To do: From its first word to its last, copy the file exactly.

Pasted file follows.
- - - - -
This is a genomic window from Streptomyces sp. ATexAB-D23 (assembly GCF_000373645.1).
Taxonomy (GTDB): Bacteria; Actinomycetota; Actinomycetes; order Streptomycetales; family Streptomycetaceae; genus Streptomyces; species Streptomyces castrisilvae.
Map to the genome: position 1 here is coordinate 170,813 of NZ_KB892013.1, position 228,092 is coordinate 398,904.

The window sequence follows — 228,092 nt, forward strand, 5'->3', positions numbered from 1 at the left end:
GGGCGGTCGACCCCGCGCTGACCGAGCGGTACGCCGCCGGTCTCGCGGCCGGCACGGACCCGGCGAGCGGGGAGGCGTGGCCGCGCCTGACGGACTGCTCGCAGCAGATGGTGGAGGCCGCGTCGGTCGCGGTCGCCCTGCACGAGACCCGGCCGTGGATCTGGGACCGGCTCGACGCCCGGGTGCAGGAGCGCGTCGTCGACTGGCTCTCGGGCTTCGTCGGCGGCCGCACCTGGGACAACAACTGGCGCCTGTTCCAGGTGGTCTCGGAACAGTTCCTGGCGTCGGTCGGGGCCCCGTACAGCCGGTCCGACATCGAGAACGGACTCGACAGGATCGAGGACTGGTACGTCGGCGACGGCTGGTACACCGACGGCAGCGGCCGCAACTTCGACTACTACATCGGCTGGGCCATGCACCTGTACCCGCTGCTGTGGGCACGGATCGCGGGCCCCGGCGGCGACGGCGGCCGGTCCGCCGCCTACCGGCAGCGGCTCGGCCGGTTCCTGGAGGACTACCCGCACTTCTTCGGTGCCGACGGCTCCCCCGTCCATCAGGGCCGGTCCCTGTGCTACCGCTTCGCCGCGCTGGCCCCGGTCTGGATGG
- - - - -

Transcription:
This is a genomic window from Streptomyces sp. ATexAB-D23 (assembly GCF_000373645.1).
Taxonomy (GTDB): Bacteria; Actinomycetota; Actinomycetes; order Streptomycetales; family Streptomycetaceae; genus Streptomyces; species Streptomyces castrisilvae.
Map to the genome: position 1 here is coordinate 170,813 of NZ_KB892013.1, position 228,092 is coordinate 398,904.

The window sequence follows — 228,092 nt, forward strand, 5'->3', positions numbered from 1 at the left end:
GGGCGGTCGACCCCGCGCTGACCGAGCGGTACGCCGCCGGTCTCGCGGCCGGCACGGACCCGGCGAGCGGGGAGGCGTGGCCGCGCCTGACGGACTGCTCGCAGCAGATGGTGGAGGCCGCGTCGGTCGCGGTCGCCCTGCACGAGACCCGGCCGTGGATCTGGGACCGGCTCGACGCCCGGGTGCAGGAGCGCGTCGTCGACTGGCTCTCGGGCTTCGTCGGCGGCCGCACCTGGGACAACAACTGGCGCCTGTTCCAGGTGGTCTCGGAACAGTTCCTGGCGTCGGTCGGGGCCCCGTACAGCCGGTCCGACATCGAGAACGGACTCGACAGGATCGAGGACTGGTACGTCGGCGACGGCTGGTACACCGACGGCAGCGGCCGCAACTTCGACTACTACATCGGCTGGGCCATGCACCTGTACCCGCTGCTGTGGGCACGGATCGCGGGCCCCGGCGGCGACGGCGGCCGGTCCGCCGCCTACCGGCAGCGGCTCGGCCGGTTCCTGGAGGACTACCCGCACTTCTTCGGTGCCGACGGCTCCCCCGTCCATCAGGGCCGGTCCCTGTGCTACCGCTTCGCCGCGCTGGCCCCGGTCTGGATGG